We promise not to spam or send irrelevant information.

        An ambassador and trained facilitator under Eco Femme (a social enterprise working towards menstrual health in south India), Sanjina is also an active member of the MHM Collective- India and Menstrual Health Alliance- India. She has conducted Menstrual Health sessions in multiple government schools adopted by Rotary District 3240 as part of their WinS project in rural Bengal. She has also delivered training of trainers on SRHR, gender, sexuality and Menstruation for Tomorrow’s Foundation, Vikramshila Education Resource Society, Nirdhan trust and Micro Finance, Tollygunj Women In Need, Paint It Red in Kolkata.

        Now as an MH Fellow with YKA, she’s expanding her impressive scope of work further by launching a campaign to facilitate the process of ensuring better menstrual health and SRH services for women residing in correctional homes in West Bengal. The campaign will entail an independent study to take stalk of the present conditions of MHM in correctional homes across the state and use its findings to build public support and political will to take the necessary action.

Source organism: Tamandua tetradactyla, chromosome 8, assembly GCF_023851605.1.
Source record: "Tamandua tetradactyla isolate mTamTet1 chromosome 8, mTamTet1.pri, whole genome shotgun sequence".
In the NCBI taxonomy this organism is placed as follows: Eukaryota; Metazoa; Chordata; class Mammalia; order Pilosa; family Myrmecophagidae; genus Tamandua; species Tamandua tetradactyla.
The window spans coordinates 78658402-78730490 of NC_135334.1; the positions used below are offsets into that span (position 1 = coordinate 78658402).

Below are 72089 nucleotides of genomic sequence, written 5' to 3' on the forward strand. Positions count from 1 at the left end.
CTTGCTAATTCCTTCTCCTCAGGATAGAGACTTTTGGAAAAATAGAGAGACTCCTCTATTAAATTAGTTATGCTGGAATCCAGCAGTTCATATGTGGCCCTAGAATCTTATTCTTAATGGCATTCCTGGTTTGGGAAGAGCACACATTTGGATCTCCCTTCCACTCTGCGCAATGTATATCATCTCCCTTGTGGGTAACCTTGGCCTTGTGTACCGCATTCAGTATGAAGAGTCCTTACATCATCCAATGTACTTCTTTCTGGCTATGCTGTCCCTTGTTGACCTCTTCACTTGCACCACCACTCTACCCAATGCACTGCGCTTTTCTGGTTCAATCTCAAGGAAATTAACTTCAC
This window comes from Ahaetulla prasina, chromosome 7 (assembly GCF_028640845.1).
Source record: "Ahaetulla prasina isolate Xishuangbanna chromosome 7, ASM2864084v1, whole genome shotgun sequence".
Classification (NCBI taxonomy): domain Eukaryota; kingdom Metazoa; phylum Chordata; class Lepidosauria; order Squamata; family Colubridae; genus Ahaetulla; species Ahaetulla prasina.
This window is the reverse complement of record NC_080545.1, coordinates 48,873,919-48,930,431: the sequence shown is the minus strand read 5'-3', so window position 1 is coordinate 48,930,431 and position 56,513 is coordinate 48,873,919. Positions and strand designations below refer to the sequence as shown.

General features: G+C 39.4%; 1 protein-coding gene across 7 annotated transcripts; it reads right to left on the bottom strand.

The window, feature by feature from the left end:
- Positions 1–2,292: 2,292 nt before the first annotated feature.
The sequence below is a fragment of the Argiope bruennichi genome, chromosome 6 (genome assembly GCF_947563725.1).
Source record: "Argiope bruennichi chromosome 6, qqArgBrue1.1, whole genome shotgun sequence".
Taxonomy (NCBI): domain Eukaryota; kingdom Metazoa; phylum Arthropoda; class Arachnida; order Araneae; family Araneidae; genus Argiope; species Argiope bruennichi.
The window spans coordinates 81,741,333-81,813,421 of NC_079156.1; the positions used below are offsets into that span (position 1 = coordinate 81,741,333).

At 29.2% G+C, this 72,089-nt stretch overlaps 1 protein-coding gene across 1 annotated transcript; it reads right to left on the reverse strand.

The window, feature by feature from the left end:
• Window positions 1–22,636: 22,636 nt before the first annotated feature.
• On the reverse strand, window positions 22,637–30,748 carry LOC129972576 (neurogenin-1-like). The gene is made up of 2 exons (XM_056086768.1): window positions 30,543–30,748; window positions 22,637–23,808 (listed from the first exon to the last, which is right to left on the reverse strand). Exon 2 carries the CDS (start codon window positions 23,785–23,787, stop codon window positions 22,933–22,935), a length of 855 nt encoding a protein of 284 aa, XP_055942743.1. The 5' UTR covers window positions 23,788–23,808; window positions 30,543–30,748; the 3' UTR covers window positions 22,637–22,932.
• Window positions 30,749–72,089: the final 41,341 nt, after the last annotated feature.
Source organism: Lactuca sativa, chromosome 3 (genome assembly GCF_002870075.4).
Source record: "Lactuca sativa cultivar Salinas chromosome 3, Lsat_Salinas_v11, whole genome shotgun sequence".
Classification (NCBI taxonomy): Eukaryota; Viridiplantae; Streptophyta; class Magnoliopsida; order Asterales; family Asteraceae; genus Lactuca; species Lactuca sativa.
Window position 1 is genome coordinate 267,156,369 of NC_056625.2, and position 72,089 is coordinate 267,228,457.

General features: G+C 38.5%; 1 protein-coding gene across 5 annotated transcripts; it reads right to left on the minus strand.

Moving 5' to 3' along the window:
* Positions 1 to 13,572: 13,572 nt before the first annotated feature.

Saurabh has been associated with YKA as a user and has consistently been writing on the issue MHM and its intersectionality with other issues in the society. Now as an MHM Fellow with YKA, he’s launched the Right to Period campaign, which aims to ensure proper execution of MHM guidelines in Delhi’s schools.

        The long-term aim of the campaign is to develop an open culture where menstruation is not treated as a taboo. The campaign also seeks to hold the schools accountable for their responsibilities as an important component in the implementation of MHM policies by making adequate sanitation infrastructure and knowledge of MHM available in school premises.

        Read more about his campaign.